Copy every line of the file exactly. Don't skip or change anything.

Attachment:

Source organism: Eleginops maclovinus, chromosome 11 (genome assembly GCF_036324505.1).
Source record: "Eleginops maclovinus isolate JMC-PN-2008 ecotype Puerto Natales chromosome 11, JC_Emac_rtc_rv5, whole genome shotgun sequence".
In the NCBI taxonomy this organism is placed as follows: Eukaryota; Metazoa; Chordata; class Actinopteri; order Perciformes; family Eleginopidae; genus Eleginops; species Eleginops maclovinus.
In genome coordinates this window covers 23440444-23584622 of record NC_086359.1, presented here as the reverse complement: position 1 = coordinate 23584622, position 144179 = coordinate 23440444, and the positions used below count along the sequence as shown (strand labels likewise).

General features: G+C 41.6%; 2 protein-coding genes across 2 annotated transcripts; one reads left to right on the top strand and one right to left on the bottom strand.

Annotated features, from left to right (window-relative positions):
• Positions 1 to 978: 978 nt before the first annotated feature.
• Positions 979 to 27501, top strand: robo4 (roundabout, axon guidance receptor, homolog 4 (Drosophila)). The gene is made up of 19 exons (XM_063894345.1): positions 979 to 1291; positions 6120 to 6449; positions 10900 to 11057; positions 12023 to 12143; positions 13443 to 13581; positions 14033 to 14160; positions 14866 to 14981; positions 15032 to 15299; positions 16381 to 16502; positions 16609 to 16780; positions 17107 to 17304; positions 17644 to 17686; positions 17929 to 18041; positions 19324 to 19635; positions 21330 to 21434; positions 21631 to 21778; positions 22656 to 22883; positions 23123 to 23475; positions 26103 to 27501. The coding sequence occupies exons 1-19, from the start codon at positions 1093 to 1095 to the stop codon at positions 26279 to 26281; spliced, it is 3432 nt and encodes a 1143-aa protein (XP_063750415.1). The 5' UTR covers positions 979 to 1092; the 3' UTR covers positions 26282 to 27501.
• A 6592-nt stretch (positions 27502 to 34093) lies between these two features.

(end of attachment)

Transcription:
Source organism: Eleginops maclovinus, chromosome 11 (genome assembly GCF_036324505.1).
Source record: "Eleginops maclovinus isolate JMC-PN-2008 ecotype Puerto Natales chromosome 11, JC_Emac_rtc_rv5, whole genome shotgun sequence".
In the NCBI taxonomy this organism is placed as follows: Eukaryota; Metazoa; Chordata; class Actinopteri; order Perciformes; family Eleginopidae; genus Eleginops; species Eleginops maclovinus.
In genome coordinates this window covers 23440444-23584622 of record NC_086359.1, presented here as the reverse complement: position 1 = coordinate 23584622, position 144179 = coordinate 23440444, and the positions used below count along the sequence as shown (strand labels likewise).

General features: G+C 41.6%; 2 protein-coding genes across 2 annotated transcripts; one reads left to right on the top strand and one right to left on the bottom strand.

Annotated features, from left to right (window-relative positions):
• Positions 1 to 978: 978 nt before the first annotated feature.
• Positions 979 to 27501, top strand: robo4 (roundabout, axon guidance receptor, homolog 4 (Drosophila)). The gene is made up of 19 exons (XM_063894345.1): positions 979 to 1291; positions 6120 to 6449; positions 10900 to 11057; positions 12023 to 12143; positions 13443 to 13581; positions 14033 to 14160; positions 14866 to 14981; positions 15032 to 15299; positions 16381 to 16502; positions 16609 to 16780; positions 17107 to 17304; positions 17644 to 17686; positions 17929 to 18041; positions 19324 to 19635; positions 21330 to 21434; positions 21631 to 21778; positions 22656 to 22883; positions 23123 to 23475; positions 26103 to 27501. The coding sequence occupies exons 1-19, from the start codon at positions 1093 to 1095 to the stop codon at positions 26279 to 26281; spliced, it is 3432 nt and encodes a 1143-aa protein (XP_063750415.1). The 5' UTR covers positions 979 to 1092; the 3' UTR covers positions 26282 to 27501.
• A 6592-nt stretch (positions 27502 to 34093) lies between these two features.